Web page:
In prosperous times, it makes sense to reward dedicated employees. With a national recession, a continually tumultuous local economy and a deficit-ridden general fund budget, the Hollister City Council’s decision to approve 4 percent raises – at an additional cost this fiscal year of $516,000 – was fiscally irresponsible and deflates the potential service boost from the Measure T sales tax.
City officials contended how employees had gone three years without across-the-board raises and, therefore, now deserve the healthy pay increases, even while other struggling communities are laying off employees and severely cutting back expenses, while the private sector falls into a recession, while local businesses falter, while there is no sign of a recovery anytime soon.
Councilman Doug Emerson explained that the public should think of the three-year contracts – 4 percent the second year and 2 percent the third – as a total raise of 10 percent over six years. He was part of the council – also including Pauline Valdivia, Eugenia Sanchez, Brad Pike and Monica Johnson – that approved the increases in 2008.
We could accept his way of thinking – as long as Emerson can show us where he escrowed the money over the past few years to fund the 4 percent citywide raises during an economic crisis. His and other council members’ logic runs contrary to common business sense that calls for prudence rather than payback during this historically fragile time.
Locally, the poor economy is nothing new. It has stalled the past six years, and so, with it, has the financial stability of city government. Layoffs, many layoffs, have been on the table through these difficult times. Many have been squashed as well.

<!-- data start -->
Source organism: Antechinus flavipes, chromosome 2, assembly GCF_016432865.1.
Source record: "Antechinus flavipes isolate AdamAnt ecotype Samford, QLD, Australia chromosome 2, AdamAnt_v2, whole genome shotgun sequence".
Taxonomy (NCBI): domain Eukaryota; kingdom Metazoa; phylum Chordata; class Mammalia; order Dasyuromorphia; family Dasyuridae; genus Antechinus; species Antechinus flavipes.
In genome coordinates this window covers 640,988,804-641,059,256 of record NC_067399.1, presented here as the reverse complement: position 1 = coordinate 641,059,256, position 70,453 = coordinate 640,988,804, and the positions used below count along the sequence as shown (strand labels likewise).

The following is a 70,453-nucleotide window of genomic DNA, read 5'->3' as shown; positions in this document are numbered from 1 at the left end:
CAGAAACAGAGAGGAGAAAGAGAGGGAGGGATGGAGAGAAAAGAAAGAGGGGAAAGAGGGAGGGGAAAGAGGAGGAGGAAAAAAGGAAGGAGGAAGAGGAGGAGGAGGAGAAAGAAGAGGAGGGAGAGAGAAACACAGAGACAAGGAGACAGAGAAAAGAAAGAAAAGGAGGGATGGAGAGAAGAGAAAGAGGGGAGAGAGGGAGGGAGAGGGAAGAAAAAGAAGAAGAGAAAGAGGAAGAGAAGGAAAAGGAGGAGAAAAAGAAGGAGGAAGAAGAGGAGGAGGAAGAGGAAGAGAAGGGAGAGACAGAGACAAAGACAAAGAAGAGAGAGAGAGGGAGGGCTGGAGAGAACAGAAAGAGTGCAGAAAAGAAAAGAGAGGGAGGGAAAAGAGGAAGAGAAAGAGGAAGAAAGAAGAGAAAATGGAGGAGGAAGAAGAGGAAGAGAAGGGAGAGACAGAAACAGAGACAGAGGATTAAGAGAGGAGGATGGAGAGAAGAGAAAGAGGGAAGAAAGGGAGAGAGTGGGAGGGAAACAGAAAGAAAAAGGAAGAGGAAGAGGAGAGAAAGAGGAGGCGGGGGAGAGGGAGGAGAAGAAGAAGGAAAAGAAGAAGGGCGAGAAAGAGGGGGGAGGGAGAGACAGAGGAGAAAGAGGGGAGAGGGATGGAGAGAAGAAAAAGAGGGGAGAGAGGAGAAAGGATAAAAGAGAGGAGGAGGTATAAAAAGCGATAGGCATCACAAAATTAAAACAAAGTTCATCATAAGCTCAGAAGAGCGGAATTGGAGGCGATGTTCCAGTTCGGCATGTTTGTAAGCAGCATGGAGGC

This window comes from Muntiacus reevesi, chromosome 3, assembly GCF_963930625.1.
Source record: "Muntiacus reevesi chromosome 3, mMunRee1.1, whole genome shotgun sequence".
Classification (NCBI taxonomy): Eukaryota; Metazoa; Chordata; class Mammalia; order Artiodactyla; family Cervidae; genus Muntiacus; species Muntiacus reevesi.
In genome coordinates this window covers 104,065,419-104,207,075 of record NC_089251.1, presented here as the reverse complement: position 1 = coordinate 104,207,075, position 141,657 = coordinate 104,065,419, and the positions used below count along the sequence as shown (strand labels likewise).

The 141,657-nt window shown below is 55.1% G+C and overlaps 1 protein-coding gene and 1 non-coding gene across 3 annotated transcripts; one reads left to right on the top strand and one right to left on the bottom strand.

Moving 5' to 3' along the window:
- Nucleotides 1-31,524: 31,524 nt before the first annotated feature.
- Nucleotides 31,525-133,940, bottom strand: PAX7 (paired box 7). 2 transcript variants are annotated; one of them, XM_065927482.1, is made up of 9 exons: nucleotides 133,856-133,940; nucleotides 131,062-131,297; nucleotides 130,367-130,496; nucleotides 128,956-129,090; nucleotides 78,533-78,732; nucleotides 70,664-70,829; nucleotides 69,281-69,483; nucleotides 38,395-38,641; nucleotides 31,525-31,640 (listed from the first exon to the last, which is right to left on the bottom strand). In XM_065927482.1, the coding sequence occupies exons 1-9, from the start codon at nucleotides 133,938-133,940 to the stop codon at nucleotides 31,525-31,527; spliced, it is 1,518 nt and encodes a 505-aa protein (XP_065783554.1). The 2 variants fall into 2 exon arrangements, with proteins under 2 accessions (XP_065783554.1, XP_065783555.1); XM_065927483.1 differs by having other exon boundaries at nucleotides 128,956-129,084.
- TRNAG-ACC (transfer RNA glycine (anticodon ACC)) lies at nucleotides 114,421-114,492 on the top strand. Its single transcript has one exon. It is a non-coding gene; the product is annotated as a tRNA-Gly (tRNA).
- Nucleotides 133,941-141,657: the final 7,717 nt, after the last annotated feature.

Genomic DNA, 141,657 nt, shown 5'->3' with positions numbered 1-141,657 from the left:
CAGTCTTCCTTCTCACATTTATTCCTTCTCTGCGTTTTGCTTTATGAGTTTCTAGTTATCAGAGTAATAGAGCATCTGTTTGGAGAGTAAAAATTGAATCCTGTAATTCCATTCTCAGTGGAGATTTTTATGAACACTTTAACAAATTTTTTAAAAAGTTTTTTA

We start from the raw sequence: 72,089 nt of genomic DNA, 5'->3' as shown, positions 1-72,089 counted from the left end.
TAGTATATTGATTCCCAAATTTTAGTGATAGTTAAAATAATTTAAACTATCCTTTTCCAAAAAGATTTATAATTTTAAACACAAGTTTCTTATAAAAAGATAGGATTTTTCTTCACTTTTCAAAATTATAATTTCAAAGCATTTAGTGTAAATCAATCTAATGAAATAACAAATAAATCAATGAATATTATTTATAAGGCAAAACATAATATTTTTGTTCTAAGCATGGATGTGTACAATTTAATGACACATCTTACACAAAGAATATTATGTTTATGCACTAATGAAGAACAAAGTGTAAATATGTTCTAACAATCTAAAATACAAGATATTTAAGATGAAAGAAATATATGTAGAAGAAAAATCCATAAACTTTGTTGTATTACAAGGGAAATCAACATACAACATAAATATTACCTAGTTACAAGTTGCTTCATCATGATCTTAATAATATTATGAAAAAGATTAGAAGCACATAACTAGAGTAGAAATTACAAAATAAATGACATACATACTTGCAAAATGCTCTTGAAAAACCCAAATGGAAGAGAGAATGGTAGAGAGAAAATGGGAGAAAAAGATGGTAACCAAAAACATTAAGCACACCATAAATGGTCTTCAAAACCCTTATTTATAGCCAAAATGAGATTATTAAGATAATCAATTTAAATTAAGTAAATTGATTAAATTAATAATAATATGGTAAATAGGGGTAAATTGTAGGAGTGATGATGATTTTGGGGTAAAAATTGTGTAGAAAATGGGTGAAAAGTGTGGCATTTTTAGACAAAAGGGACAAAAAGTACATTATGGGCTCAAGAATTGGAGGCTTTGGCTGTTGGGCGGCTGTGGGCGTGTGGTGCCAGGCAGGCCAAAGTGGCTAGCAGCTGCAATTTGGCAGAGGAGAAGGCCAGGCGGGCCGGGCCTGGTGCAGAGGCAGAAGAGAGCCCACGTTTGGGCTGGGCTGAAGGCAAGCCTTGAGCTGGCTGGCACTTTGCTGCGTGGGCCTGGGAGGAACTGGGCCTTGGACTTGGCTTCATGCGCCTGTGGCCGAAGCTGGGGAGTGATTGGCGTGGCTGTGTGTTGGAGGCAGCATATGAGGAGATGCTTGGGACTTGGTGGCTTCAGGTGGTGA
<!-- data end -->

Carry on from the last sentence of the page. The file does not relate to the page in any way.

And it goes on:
While Emerson noted in defending the decision how employees decided to forego raises three years ago, he did not mention that part of the leverage swing over the years has included minimal layoffs for the unions in exchange for the now-uncorked wage freeze.
Hollister’s employees did actually get something significant from the deal. They kept their jobs. They kept their benefits. They all maintained employment security while their organization, in reality, struggled immensely.
Although council members point to the moratorium’s lifting last week because it allows for potential growth again, there remains a rock-bottom housing market and no sign of significant growth for years to come. Impact fees, regardless of economic conditions, simply cannot support financial sustainibality. The city learned this already, or should have, when its fiscal stability unraveled with the sewer spill and moratorium’s start in 2002.
Council members, meanwhile, made this important financial decision without getting or requesting a detailed analysis of the impact.
How can our elected leaders make sound, reasoned decisions without knowing short- and long-term effects of the raises, such as how they will curtail the service boost, or where they take the annual operating deficit – before the increases – of nearly $300,000?
Council members all too often, as they did in this case, make decisions that are based more on city staff’s interpretation rather than on detailed facts. The public, for the sake of Hollister’s future, deserves better.